Once we got into the second half of the book with Celestine and the two Holgas, I enjoyed the story a lot more. It took on a sense of direction and normalcy rather than just a series of unfortunate events. For myself, I needed that to happen in order for it to hold my interest. Because of this transition, The Girl Who Saved the King of Sweden moved from a book I was seriously considering DNF-ing to one I was casually curious about.

Generally speaking it was a unique and memorable read, and in full reflection, I'm glad I read it. It was fun and quirky and very different. I don't feel like it was really a blockbuster, amazing sort of book. But it's a fun one to idle away some time, as long as you can offer it a bit of suspension of disbelief. ( )
  Morteana | Nov 22, 2019 |
Fantastic story, brilliantly written. ( )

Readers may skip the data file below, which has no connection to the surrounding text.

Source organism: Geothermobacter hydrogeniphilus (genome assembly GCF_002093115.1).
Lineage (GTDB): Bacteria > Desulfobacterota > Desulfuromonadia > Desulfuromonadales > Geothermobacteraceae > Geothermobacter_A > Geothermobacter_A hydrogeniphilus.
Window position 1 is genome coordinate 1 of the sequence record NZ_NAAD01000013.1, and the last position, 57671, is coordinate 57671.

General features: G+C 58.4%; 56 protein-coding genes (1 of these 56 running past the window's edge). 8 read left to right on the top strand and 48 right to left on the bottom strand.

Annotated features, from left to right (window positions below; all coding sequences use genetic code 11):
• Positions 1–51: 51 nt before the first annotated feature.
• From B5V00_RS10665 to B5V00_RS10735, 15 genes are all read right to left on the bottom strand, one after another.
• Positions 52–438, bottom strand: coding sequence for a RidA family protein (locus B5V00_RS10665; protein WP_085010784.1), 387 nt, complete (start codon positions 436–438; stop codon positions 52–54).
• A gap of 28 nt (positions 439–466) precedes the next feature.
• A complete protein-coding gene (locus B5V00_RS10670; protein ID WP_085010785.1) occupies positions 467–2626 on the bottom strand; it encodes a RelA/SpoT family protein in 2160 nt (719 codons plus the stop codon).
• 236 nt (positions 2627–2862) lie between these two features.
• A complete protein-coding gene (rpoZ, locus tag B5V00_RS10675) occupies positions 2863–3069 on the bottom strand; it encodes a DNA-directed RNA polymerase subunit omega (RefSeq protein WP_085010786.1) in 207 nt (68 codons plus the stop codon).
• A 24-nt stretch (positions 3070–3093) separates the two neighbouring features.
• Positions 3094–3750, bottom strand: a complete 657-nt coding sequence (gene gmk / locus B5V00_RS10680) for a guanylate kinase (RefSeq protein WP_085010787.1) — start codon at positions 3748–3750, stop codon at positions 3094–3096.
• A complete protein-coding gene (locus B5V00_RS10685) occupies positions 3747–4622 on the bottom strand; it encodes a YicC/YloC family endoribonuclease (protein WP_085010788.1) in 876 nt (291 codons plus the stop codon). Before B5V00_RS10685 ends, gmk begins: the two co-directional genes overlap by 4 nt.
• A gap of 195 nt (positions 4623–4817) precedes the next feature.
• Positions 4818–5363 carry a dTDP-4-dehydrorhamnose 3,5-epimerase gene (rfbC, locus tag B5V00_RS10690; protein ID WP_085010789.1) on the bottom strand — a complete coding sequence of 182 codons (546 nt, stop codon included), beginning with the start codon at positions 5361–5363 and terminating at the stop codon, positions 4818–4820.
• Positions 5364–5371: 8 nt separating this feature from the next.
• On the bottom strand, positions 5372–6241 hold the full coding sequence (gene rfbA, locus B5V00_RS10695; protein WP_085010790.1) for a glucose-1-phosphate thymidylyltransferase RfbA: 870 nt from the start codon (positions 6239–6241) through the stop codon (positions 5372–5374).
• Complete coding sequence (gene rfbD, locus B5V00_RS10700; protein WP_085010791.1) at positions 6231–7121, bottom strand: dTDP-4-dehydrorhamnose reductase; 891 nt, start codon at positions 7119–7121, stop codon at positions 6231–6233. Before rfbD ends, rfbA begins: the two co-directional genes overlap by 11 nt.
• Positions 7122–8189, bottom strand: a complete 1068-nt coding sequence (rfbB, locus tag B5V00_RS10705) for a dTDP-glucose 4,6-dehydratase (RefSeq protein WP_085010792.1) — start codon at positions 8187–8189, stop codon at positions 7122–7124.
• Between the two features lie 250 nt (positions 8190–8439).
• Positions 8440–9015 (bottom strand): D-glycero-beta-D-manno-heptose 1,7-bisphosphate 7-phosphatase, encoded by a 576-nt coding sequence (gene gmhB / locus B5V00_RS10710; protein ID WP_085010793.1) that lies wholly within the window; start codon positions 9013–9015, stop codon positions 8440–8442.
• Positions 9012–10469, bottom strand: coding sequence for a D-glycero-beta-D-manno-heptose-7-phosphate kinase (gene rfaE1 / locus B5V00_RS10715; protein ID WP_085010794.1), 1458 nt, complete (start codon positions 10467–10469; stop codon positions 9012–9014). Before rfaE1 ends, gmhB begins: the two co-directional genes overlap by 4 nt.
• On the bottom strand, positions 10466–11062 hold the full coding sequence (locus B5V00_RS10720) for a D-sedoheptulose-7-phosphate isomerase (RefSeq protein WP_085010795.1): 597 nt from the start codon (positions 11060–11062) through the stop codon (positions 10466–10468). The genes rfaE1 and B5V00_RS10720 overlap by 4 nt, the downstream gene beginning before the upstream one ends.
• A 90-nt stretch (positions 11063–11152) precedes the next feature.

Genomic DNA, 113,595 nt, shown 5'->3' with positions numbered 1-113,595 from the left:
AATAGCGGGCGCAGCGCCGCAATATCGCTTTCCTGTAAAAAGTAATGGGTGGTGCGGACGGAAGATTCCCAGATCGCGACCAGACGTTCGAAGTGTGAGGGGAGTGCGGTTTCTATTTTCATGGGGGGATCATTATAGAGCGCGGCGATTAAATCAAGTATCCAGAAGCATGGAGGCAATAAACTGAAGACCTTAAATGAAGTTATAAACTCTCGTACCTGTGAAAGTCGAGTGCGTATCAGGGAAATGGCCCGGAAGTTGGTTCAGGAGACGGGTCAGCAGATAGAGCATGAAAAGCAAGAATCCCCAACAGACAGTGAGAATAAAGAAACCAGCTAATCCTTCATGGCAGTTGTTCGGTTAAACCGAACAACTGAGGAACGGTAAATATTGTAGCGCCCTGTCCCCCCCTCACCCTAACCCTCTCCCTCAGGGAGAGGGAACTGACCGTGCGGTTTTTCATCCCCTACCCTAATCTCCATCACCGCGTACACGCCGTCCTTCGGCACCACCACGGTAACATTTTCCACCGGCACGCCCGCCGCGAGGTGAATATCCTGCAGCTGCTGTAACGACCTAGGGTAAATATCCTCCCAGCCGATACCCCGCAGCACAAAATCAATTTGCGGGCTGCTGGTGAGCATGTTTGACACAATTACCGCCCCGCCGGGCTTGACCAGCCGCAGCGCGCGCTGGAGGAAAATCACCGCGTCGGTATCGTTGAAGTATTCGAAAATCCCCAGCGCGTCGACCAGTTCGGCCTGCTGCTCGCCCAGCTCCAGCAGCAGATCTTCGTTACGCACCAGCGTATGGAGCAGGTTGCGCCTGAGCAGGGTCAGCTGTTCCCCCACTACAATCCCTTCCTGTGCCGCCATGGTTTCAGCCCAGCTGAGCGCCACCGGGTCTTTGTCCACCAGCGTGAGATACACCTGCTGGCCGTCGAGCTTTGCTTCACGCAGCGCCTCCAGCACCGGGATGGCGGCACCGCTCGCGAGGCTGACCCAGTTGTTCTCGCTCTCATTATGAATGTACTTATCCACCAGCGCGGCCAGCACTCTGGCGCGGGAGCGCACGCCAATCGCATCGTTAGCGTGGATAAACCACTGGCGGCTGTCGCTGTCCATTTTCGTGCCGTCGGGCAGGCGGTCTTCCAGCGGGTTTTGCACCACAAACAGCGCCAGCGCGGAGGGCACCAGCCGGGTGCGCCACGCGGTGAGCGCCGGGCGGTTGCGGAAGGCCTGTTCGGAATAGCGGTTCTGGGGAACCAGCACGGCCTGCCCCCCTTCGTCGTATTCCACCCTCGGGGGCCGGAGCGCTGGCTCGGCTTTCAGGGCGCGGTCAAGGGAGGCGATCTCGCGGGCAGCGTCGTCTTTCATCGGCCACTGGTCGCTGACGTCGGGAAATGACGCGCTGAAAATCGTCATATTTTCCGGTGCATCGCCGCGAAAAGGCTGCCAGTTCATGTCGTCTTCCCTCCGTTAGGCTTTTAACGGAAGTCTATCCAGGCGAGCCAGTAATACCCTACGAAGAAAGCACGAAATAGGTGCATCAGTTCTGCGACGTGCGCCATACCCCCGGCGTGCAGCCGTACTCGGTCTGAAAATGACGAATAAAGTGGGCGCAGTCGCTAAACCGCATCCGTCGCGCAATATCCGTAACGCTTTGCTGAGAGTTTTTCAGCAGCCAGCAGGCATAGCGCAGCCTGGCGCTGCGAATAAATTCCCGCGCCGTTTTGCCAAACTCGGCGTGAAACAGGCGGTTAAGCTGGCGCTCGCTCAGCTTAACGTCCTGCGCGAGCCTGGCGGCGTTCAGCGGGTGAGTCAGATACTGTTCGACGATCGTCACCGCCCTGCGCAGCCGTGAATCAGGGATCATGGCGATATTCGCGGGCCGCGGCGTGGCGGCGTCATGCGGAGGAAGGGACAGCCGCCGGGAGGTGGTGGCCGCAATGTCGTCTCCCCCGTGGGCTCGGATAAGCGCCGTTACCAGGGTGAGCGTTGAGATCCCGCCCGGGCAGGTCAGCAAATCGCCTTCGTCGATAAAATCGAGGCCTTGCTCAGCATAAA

grandpahobo | Sep 26, 2019 |
I loved Jonasson's previous book the 100 Year Old Man Who Climbed Out the Window and Disappeared, so had high expectations for this one. I was a little disappointed. There were two separate stories going on and jumping around in time at the beginning so it was a little confusing. Once I got halfway through, I enjoyed the rest of the book. It was a little crazy, quirky and silly, but enjoyable. The main characters are not the most likable, but the situations they get themselves in save the story. ( )
  Carlathelibrarian | Feb 5, 2019 |
A humorous story well told. The author waves the story well and brings all the prices of the puzzle together well. Worth a read. ( )
  Neale | Dec 28, 2018 |
Showing 1-5 of 45 (next | show all)
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» Add other authors (9 possible)

Author nameRoleType of authorWork?Status
Jonas Jonassonprimary authorall editionscalculated
Bree, Corry vanTranslatorsecondary authorsome editionsconfirmed
Granath, BjörnNarratorsecondary authorsome editionsconfirmed
Kuhn, WibkeÜbersetzersecondary authorsome editionsconfirmed
Wilson-Broyles, RachelTranslatorsecondary authorsome editionsconfirmed
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Information from the Italian Common Knowledge. Edit to localize it to your language.